Sound familiar? Trust me when I say that this is my dilemma pretty much every day of the week during winter. I always say the hardest part of training is actually getting changed and leaving the house because it’s the easiest time to give up and make excuses. I have to play some serious mind games with myself in order to get a session done. One of my best tips is to not set your central heating on a timer for when you get home. It’s best to make your front room as cold and uninviting as possible so that you’ll want to go outside just to stay warm. Plus think of all the money you’ll save! It’s a win, win situation. I’m thinking like a true Yorkshireman now – Dave Woodhead would be very proud. A quick turn around is the key. No more than 15 minutes to get sorted and changed before you head straight back out for a run. Have all your clothes and kit laid out ready to go, drink coffee standing up and DO NOT sit down on the sofa…REPEAT after me….DO NOT SIT DOWN ON THE SOFA! Now go and enjoy the tropical weather outside, your house is bloody freezing!!!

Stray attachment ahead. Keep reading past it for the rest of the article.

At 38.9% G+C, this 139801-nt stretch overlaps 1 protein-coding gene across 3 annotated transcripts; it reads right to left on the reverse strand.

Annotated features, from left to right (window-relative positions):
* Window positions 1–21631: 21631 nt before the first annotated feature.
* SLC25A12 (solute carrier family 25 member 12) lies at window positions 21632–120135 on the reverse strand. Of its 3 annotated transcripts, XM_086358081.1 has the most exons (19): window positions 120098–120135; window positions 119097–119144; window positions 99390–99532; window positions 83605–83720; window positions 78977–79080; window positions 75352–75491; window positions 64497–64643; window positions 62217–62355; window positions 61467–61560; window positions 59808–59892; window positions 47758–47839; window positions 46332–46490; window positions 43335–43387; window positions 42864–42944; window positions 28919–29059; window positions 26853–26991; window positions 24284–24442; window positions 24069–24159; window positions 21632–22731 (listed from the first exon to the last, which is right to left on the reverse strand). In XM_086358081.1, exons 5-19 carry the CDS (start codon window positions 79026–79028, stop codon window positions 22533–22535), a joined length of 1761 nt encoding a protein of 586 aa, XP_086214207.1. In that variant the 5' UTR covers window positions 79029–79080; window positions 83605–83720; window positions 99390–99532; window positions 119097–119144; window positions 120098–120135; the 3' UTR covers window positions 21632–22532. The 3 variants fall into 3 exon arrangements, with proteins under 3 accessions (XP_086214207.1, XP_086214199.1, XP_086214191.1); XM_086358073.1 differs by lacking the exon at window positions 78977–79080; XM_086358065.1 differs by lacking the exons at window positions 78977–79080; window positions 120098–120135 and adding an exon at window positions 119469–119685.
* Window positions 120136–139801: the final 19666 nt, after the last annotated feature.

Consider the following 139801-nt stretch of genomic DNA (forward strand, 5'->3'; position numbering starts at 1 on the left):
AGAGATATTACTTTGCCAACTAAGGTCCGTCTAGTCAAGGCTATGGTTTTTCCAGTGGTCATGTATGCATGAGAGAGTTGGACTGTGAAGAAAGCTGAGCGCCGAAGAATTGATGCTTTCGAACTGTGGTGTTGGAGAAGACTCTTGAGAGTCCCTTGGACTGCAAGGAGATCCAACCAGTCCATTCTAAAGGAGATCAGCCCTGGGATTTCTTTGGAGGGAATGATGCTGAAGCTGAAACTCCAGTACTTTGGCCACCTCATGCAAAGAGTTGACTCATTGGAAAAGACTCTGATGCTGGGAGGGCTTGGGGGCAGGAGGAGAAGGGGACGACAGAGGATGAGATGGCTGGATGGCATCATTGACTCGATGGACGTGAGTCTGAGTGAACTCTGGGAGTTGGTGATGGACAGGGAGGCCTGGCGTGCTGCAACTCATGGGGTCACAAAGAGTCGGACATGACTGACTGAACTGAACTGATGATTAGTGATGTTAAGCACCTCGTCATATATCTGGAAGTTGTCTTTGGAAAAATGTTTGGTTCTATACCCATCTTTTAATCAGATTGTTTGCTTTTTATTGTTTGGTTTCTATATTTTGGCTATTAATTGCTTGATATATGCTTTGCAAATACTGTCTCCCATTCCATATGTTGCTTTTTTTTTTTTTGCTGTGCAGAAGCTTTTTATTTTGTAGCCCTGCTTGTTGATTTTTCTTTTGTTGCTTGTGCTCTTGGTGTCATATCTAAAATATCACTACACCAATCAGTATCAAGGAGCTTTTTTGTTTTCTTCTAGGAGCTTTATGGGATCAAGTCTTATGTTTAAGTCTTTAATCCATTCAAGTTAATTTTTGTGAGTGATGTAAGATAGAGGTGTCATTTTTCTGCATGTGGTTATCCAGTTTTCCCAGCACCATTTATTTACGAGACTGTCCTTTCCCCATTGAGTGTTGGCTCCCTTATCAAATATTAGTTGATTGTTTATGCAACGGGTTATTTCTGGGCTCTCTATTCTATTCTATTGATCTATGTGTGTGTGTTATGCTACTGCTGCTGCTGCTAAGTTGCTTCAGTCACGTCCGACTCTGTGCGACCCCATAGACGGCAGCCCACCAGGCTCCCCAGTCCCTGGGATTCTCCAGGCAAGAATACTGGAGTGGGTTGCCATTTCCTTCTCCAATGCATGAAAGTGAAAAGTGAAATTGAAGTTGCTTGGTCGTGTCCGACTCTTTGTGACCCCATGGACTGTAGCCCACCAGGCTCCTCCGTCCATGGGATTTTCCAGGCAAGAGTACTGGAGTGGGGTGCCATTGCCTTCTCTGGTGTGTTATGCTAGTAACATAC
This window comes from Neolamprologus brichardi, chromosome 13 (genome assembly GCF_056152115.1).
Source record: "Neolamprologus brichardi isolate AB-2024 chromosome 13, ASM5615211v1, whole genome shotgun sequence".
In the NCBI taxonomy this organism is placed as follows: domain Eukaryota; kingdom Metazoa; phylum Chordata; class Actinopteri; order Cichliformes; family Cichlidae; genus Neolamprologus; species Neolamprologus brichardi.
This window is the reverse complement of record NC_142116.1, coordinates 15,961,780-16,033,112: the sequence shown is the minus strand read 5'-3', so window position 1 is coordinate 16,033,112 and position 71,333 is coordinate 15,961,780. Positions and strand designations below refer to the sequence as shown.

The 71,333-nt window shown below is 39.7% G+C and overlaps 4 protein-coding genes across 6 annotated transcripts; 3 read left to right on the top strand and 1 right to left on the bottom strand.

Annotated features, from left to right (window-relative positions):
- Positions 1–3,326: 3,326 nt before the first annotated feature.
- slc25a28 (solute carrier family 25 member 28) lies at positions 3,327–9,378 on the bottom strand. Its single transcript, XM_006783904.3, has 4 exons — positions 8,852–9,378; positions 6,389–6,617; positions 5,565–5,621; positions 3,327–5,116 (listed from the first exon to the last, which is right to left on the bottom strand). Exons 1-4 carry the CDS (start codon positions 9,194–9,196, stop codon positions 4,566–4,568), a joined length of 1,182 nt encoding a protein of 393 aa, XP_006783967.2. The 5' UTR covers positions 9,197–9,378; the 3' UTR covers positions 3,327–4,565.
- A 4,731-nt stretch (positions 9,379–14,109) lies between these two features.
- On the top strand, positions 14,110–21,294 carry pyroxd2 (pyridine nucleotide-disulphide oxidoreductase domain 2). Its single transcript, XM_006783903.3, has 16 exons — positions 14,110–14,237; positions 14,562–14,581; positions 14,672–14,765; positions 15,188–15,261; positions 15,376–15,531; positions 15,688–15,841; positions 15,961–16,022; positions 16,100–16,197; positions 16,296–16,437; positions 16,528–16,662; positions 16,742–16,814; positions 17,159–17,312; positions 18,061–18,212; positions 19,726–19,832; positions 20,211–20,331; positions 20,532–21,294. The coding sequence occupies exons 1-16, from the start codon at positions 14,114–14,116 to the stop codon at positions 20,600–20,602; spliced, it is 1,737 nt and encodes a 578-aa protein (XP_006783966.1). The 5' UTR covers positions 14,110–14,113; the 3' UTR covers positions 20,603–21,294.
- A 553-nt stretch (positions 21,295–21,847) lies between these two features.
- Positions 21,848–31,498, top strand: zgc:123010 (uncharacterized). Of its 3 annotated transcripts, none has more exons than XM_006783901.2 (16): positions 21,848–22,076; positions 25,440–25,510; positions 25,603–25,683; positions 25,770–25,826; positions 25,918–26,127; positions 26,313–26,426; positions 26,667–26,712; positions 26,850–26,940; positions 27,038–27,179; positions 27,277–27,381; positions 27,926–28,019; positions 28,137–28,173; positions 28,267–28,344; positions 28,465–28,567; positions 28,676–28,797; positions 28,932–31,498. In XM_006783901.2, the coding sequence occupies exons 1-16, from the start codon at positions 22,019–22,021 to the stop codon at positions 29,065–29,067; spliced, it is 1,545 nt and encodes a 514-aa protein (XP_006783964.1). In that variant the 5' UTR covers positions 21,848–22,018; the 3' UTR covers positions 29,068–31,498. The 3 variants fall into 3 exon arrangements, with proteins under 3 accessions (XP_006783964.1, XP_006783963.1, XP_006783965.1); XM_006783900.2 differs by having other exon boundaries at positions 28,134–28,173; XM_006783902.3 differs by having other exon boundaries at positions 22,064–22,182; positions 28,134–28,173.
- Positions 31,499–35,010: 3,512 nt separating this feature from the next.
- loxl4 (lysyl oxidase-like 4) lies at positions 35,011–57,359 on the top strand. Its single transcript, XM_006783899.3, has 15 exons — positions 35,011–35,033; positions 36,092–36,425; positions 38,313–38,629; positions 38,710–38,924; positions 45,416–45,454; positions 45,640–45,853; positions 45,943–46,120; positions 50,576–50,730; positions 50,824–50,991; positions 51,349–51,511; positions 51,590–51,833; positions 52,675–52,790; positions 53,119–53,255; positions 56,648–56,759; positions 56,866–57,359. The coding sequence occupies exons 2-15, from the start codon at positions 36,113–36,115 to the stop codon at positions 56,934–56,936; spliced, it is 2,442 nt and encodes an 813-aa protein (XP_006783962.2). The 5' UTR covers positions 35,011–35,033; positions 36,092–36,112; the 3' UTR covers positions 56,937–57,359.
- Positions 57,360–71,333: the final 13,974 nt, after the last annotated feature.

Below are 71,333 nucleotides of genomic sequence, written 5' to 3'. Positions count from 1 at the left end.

Photo taken by Robbie Jay Barratt
I’m probably the least qualified person to dish out head torch recommendations. I am, after all, the guy who turned up to a night race on the Amalfi coast in Italy, wearing a £5 ‘Ebay special’ head torch with 2 used AA batteries borrowed from the TV remote in my hotel room. Admittedly not the best idea I’ve ever had.
Read more here… Italian Adventures: Part 1
Pictured above: Nervously waiting for the start of the Praia San Domenico night race with my £5 head torch.
During the winter months a decent head torch is an essential part of your running kit. When you’re pounding the pavements during the dark nights, you need something to light your way and make you shine brightly. Thankfully I do know someone who knows what they’re talking about…